Warren Rodkin
6 min readAug 11, 2021


Several years ago, I received an email from a girl I went to high school and college. When we were in Asbury Park High School, Sharon was adorable and very popular. She was a cheerleader and member of the most popular girl’s club – one of the movers and shaker groups of elite girls. I was always fond of her, but she wasn’t my type as a girl to date. Just being friends was good enough for me. By the way, Sharon was an above-average athlete too.

While at Murray State Sharon started dating one of the guys on the football team. Vic was from one of our neighboring towns. In high school, Vic was a star football, basketball, and baseball player. At Murray Vic played football. They made the perfect couple and dated heavily all through college.

After college Sharon and Vic married; as destiny would have it, Vic became a high school football coach and eventually became his high school alma mater’s leader. Sharon became known as the coach’s wife and his greatest supporter. I suppose she was very much like Knute Rockne’s wife. Sharon became a mother to all the players.

Over time Vic became the third-winningest high school coach of all time in the state of NJ. That was quite an accomplishment because football is huge in the state. Life was good for both of them, and all of their dreams were coming true. They grew a family and received tremendous recognition for their achievements. One would consider their life together to be the material for a Hallmark movie.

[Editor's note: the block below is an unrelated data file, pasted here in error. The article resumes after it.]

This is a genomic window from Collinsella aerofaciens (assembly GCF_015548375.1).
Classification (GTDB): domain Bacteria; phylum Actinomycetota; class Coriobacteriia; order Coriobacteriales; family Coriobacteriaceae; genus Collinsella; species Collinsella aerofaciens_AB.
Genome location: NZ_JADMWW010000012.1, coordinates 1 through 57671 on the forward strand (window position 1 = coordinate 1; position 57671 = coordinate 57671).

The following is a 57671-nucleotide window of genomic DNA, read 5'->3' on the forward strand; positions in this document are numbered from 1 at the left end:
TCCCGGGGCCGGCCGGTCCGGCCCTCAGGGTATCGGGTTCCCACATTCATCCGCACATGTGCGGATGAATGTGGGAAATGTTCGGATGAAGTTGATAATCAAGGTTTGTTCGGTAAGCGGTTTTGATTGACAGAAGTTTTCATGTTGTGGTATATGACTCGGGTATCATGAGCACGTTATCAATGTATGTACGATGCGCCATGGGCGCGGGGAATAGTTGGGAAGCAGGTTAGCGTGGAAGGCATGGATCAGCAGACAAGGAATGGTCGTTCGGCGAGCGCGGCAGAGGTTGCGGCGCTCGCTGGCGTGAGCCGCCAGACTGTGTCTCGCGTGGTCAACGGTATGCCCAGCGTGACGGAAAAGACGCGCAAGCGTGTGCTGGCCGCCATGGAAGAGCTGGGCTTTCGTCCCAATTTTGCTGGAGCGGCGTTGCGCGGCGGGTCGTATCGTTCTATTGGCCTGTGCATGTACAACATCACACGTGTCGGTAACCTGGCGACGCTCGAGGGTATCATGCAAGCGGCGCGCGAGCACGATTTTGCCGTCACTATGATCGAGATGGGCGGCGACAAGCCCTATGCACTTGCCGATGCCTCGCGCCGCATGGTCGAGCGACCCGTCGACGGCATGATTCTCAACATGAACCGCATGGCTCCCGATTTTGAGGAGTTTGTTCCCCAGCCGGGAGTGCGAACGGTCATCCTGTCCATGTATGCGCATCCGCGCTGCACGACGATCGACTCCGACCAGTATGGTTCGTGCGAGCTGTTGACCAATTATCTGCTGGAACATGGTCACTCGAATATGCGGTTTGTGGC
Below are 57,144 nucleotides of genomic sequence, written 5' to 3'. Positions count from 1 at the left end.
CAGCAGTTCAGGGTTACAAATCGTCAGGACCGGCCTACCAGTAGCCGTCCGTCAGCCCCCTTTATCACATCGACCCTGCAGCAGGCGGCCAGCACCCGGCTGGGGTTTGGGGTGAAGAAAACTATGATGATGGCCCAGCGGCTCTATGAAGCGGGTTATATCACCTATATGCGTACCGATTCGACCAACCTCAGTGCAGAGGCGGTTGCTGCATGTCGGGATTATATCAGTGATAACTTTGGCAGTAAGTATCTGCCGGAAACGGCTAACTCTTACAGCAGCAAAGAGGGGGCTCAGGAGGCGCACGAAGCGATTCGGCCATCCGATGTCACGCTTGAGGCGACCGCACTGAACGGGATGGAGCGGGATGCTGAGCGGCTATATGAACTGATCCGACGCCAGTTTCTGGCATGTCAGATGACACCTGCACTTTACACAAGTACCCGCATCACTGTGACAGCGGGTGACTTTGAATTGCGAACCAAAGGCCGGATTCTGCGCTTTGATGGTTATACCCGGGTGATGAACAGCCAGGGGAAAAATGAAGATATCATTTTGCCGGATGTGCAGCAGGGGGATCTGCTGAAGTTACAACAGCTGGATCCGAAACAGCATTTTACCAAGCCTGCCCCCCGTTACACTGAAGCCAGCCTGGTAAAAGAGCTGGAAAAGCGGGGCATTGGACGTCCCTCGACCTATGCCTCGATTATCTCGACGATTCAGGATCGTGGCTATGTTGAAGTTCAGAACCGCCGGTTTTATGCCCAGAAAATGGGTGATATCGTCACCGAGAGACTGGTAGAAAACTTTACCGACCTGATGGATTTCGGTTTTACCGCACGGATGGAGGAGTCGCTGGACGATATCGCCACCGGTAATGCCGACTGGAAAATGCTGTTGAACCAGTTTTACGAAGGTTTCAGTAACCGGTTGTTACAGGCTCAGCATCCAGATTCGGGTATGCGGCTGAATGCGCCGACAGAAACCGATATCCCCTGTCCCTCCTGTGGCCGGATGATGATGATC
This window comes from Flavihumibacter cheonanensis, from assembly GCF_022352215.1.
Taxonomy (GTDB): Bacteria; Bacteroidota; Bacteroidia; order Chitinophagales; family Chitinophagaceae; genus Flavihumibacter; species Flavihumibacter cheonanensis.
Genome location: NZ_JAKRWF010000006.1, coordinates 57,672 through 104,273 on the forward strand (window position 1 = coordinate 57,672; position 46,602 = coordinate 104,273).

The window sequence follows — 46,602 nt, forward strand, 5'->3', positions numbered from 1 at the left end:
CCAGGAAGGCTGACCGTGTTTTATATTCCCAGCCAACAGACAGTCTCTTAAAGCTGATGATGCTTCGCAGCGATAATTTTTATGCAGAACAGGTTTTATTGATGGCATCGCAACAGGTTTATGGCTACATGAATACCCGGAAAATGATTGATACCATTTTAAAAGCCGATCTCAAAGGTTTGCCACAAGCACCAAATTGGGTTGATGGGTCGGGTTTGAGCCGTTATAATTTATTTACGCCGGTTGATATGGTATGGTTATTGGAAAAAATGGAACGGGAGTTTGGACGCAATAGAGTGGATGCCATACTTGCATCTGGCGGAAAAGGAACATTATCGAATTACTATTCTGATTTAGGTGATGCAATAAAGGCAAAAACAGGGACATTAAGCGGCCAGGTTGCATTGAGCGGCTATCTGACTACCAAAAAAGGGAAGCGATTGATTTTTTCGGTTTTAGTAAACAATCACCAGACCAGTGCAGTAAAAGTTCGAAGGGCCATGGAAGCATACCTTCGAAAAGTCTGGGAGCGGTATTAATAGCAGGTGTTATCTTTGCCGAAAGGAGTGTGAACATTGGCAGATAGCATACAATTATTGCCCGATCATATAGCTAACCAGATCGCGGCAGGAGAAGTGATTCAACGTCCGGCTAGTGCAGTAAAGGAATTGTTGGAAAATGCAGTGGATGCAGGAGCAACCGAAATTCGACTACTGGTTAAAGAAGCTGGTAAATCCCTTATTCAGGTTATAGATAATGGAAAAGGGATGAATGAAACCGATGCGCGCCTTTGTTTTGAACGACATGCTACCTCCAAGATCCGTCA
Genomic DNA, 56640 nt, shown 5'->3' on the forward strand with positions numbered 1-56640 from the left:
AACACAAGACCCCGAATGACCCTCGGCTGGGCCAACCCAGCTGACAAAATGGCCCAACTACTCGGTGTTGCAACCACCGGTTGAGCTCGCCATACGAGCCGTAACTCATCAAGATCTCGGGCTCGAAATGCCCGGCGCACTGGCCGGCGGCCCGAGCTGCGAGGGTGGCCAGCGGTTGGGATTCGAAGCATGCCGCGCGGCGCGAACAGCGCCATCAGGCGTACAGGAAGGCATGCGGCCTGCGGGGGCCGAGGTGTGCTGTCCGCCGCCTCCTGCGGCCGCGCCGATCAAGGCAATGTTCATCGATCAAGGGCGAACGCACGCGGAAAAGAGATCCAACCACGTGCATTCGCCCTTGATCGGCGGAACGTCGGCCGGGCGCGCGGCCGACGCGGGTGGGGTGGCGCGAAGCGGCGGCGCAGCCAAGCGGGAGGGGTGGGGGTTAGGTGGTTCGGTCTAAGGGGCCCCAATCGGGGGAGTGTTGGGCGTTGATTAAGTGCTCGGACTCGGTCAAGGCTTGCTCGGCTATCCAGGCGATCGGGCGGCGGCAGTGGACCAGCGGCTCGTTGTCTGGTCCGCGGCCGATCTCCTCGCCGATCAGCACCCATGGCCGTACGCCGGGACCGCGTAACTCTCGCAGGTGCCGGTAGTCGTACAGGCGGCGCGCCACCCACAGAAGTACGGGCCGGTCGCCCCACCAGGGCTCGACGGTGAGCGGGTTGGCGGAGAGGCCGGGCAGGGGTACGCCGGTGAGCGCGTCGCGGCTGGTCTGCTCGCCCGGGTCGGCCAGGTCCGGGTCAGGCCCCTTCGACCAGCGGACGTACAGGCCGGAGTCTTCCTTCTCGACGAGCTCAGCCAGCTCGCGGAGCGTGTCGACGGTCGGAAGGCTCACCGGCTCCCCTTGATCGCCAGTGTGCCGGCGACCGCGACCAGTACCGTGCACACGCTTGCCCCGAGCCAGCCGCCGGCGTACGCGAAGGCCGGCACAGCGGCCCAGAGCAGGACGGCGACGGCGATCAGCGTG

Then it happened, Vic became ill with cancer and passed away. Just a horrible and devastating turn of events. His death shocked the city of Manasquan, NJ, and everybody went into mourning, and rightfully so. Vic was a true son of Manasquan. He was the local hero.

Sharon, her family, and many friends created a scholarship fund in Vic’s name. It was called the Long Blue Line, and I am proud to say Sharon contacted me to contribute. I was honored, and I thanked her for permitting me to participate. Sharon told me she would be in touch with details. You see, at Murray State, Vic and I had become chums.